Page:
Definitely not going to happen here. It has been recognized constitutional law since 1925 (Pierce v. Society of Sisters, 268 U.S. 510 (1925), that "children are not mere creatures of the state." Also look at Troxel v. Granville, 530 U.S. 57 (2000),

I'm not wholeheartedly committed to or opposed to home schooling. It can faciliate the family choosing to march to a different drummer, or it can subject children to some very narrow controls of their interaction with other people and a free market of ideas. Forcible intervention of this nature by police is horrendous.

Melanie B said...

"The law giving mothers 18 months of paid leave for each baby recognizes the "right" of a baby to be cared for by a parent, for example."

So what ever happened to the right of a seven year old boy to be cared for by his parents? I'd argue seven year-olds need their parents too.

As far as "cultural attitudes that are not about to take over here" I wish I could be so sanguine. On the contrary, the past few decades have seen parents willing to cede more and more of their rights to the state and much more of an attitude of child's rights that can somehow be in conflict with parental rights. There is a growing ideology in this country that the state has a vested interest in indoctrination of children that runs counter to the parents' rights to choose how their children should be educated. Such as the recent case in Massachusetts in which a father was not allowed to opt his kindergarten child out of mandatory class about tolerance of same-sex relationships.

This attitude is already being argued in court in the US.

I think parents have every right to opt their children out of the so-called free market of ideas, especially when that market is awash with immorality.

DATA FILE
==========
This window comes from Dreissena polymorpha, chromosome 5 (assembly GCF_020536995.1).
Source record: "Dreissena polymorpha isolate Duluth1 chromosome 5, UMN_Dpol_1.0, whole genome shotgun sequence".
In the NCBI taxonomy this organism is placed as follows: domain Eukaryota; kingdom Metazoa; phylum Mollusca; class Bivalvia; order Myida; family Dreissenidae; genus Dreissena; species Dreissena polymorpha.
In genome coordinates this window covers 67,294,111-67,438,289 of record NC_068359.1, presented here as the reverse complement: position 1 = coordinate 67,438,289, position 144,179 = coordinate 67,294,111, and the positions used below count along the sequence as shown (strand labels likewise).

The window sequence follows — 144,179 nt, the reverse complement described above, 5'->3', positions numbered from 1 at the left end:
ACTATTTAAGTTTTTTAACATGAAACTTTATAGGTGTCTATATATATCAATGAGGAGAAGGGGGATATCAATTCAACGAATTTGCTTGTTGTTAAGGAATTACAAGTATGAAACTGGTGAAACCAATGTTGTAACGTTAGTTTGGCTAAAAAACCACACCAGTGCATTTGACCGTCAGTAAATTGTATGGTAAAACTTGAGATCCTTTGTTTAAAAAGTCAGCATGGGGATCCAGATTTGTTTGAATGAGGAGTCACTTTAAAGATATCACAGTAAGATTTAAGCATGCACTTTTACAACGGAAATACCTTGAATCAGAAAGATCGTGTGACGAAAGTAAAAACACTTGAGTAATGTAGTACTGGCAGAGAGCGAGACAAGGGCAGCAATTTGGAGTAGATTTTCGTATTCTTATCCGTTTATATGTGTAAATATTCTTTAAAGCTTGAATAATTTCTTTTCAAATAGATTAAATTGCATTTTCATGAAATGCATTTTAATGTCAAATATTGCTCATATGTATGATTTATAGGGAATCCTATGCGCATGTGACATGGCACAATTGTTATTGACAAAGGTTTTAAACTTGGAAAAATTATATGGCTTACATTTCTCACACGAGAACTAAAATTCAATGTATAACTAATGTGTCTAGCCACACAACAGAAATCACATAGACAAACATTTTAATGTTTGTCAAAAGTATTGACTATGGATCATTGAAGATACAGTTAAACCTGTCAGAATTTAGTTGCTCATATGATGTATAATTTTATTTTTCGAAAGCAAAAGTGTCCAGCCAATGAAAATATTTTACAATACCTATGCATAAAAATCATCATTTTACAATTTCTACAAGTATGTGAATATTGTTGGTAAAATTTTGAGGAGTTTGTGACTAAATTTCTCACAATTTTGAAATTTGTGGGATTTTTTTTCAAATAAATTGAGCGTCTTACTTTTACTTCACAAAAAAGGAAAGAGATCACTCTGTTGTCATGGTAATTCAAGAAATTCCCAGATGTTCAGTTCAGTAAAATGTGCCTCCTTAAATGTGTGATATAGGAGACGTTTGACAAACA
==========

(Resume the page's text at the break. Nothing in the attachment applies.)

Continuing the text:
Fabiola said...


There's a facebook group you can join too:!/group.php?gid=346022854609&ref=ts

"Return Dominic Johansson to His Parents"

Anonymous said...

How can the country of Sweden think that institutionalization of 'parenthood' is beneficial to the children? How can it justify punishing parents by 'punishing' the children? That's my gut reaction.

Aren't there studies that show depriving children of parental love and affection is detrimental to the psyche of the children. In light of infrequent visitation, wouldn't limiting time to an occasional visit be cruel and unusual?

This seems truly a case of throwing the babies out with the bath water.

Siarlys Jenkins said...

Melanie, there is no doubt about the cultural attitudes, which are typical of why "social work" ceased to be worthy of respect when it transitioned from the voluntary efforts of Jane Addams to become "gummint work." I'm not even saying there is no role for child protective services, but it needs to be carefully constrained.

When cultural attitudes are surging, it is time to hold tight to the Constitution and learn how to talk about what is really there. Although it is, as Alexander Hamilton and Aaron Burr agreed, just a piece of paper, it is pre-requisite to the existence of a federal government. Time and time again, cultural attitudes have been turned back by astute use of its timeless premises.

A good recent example of good work by the courts in this regard is Calabretta v. Floyd, 189 F. 3d 808 - Court of Appeals, 9th Circuit 1999, ( A google search will turn it up at several other sites.

In a nutshell, the appellate court rejected a host of arguments by a social worker and a police officer who attempted to justify a warrantless search of a family home, and intimate inspection of children who furiously objected, based on a vague anonymous phone call. These kinds of well reasoned opinons are gold when someone is throwing cultural attitudes in your face, especially when that person sincerely believes their preferences have the force of law or are commonly accepted. They are not.